sex, lies and videotape (1989)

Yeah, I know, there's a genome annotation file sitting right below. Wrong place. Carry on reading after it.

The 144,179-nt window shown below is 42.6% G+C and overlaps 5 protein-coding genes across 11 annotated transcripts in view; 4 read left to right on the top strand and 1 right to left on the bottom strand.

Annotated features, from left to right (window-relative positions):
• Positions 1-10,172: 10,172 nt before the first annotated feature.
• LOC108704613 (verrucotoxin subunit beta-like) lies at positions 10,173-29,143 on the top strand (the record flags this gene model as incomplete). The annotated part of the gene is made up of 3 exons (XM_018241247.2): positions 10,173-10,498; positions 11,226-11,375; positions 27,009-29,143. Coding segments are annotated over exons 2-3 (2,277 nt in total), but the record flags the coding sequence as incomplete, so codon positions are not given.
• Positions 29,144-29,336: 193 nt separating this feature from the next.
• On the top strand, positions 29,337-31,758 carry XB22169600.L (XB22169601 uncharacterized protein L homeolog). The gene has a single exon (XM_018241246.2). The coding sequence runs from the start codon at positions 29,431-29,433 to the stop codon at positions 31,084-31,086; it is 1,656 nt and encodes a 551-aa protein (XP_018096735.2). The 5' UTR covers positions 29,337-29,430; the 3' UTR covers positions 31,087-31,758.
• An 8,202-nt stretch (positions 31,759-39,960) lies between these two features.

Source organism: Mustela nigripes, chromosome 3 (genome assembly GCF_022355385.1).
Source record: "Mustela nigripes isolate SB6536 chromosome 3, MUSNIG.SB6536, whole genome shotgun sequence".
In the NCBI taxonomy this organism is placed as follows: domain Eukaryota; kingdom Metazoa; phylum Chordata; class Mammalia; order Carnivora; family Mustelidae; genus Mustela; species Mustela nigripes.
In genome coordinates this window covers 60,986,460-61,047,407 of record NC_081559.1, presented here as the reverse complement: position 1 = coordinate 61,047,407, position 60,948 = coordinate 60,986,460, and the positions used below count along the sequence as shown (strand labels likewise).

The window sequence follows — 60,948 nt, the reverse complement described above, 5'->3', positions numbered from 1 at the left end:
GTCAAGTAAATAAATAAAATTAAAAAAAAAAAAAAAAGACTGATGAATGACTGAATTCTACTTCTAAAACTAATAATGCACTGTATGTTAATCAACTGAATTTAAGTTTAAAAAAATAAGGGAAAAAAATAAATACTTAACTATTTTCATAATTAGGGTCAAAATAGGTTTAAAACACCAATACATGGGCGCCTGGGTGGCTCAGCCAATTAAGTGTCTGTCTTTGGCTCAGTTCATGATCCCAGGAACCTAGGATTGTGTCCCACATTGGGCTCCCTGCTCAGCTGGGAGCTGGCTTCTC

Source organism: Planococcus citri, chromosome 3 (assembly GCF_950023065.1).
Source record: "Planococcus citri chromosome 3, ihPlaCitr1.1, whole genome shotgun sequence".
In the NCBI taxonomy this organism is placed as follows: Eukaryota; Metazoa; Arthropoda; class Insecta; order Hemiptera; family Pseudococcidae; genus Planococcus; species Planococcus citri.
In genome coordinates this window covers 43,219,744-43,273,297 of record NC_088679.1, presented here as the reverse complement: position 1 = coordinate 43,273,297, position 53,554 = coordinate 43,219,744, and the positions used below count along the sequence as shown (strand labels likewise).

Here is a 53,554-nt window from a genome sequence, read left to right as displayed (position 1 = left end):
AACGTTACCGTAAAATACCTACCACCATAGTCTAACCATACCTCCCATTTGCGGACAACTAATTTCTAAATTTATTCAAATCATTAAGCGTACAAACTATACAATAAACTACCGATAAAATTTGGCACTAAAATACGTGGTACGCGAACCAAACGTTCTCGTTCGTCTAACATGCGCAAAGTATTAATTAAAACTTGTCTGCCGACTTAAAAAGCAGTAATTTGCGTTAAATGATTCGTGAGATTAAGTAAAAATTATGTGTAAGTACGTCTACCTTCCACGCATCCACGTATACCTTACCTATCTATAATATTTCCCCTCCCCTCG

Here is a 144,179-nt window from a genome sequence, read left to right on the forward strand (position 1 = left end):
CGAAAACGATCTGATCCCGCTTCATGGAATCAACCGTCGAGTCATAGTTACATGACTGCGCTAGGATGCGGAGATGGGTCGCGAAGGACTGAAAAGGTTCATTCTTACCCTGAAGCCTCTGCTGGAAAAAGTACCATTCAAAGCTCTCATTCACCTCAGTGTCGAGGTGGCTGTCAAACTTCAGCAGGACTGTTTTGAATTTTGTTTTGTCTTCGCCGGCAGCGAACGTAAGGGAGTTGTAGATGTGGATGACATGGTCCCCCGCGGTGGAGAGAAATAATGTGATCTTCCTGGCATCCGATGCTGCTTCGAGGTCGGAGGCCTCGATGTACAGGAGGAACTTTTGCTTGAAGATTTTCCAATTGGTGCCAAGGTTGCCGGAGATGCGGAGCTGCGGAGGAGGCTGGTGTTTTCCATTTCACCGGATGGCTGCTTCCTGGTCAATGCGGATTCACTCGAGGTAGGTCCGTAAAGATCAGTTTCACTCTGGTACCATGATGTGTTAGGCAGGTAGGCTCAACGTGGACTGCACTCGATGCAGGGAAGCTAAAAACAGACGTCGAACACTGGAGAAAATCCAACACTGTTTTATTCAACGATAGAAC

Steven Soderbergh's hailed first feature is a poetic and gloomy investigation of the three concepts in the title explicitly, and of the dysfunctional emotional lives of the four leads implicitly. The film feels European and New Wavish, something which gives it timelessness, and explains quite a lot of the initial buzz at the time of release; sex, lies and videotape is far removed from the 1980s and anything made in American film during the decade. Remarkably, it has one of the Brat Pack's lurking younger brothers, James Spader, in the thematic lead - and what a delightful, enigmatic turn he gives, deliciously erotic and persistently untrustworthy in essence. The real secret behind Soderbergh's intelligent story, besides the continuously interesting interpersonal aspects, is the unresolved ambiguity of the Spader character. Is he John's healthy, sensitive counterpart, or is he a wolf in sheep's clothing? That, argues Soderbergh, is the perpetual ambivalence of relationships.